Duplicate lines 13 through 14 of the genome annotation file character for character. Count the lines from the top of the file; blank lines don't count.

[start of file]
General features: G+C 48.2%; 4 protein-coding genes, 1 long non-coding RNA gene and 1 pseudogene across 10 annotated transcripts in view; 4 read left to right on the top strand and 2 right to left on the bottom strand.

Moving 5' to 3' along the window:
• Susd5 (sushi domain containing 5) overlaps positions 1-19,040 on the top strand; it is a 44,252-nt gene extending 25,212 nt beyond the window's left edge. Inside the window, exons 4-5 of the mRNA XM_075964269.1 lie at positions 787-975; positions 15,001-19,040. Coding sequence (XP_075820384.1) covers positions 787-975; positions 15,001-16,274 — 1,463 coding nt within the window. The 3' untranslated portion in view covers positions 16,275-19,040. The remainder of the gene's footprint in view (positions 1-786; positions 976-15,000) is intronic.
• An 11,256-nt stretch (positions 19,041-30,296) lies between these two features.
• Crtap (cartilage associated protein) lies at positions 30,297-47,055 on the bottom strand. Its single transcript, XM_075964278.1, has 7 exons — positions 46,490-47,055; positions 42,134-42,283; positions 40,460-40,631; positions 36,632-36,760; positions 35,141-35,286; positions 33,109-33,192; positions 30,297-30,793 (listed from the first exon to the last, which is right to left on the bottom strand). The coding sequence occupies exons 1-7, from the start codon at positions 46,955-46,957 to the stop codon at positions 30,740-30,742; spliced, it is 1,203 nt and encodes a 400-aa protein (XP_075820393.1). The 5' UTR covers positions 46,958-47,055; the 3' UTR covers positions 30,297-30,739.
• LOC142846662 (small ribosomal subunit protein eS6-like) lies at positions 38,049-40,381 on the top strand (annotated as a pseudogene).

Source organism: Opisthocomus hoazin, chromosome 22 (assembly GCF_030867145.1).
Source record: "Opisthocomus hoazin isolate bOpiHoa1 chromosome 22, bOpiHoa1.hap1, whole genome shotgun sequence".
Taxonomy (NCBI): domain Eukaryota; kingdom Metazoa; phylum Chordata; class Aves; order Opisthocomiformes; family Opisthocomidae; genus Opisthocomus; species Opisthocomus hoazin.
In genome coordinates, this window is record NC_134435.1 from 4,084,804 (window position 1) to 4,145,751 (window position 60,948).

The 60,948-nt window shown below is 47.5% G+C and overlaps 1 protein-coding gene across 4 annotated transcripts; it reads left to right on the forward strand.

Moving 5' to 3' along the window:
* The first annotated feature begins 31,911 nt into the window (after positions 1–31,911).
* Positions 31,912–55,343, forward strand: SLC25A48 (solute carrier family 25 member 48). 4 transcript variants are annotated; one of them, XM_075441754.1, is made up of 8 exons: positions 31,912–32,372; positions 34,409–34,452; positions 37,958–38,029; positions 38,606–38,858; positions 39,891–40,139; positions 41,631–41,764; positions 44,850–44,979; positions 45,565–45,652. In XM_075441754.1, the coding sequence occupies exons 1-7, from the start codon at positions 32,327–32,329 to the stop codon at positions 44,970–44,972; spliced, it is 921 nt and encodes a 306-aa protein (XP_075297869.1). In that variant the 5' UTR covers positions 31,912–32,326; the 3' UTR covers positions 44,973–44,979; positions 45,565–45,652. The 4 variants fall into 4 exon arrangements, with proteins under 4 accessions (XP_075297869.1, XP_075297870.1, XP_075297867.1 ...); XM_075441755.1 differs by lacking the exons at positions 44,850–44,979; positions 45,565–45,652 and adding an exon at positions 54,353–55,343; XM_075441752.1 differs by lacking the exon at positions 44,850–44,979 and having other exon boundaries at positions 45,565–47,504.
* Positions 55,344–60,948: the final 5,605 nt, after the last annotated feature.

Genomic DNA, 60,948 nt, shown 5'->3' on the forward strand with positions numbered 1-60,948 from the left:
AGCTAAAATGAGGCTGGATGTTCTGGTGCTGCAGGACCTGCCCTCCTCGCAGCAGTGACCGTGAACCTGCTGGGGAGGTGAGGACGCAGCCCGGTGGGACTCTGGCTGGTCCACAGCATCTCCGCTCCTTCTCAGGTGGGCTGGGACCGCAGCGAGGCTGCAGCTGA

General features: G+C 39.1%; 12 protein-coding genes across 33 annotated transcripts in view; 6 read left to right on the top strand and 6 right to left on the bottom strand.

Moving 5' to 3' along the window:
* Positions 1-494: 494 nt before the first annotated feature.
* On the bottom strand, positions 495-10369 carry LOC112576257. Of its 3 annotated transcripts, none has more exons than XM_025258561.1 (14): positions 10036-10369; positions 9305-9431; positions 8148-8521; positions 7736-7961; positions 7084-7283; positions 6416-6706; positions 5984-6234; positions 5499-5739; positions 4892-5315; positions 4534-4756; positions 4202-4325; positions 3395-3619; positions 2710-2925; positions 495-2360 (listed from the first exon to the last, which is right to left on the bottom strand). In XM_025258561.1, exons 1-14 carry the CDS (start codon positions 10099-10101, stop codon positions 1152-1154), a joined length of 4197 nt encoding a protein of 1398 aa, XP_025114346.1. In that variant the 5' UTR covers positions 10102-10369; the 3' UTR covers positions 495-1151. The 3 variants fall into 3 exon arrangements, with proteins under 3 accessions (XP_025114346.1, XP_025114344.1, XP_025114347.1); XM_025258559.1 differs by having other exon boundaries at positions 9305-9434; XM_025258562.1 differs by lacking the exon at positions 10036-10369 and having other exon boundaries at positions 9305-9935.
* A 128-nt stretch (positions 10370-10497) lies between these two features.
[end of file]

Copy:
* The first annotated feature begins 31,911 nt into the window (after positions 1–31,911).
* Positions 31,912–55,343, forward strand: SLC25A48 (solute carrier family 25 member 48). 4 transcript variants are annotated; one of them, XM_075441754.1, is made up of 8 exons: positions 31,912–32,372; positions 34,409–34,452; positions 37,958–38,029; positions 38,606–38,858; positions 39,891–40,139; positions 41,631–41,764; positions 44,850–44,979; positions 45,565–45,652. In XM_075441754.1, the coding sequence occupies exons 1-7, from the start codon at positions 32,327–32,329 to the stop codon at positions 44,970–44,972; spliced, it is 921 nt and encodes a 306-aa protein (XP_075297869.1). In that variant the 5' UTR covers positions 31,912–32,326; the 3' UTR covers positions 44,973–44,979; positions 45,565–45,652. The 4 variants fall into 4 exon arrangements, with proteins under 4 accessions (XP_075297869.1, XP_075297870.1, XP_075297867.1 ...); XM_075441755.1 differs by lacking the exons at positions 44,850–44,979; positions 45,565–45,652 and adding an exon at positions 54,353–55,343; XM_075441752.1 differs by lacking the exon at positions 44,850–44,979 and having other exon boundaries at positions 45,565–47,504.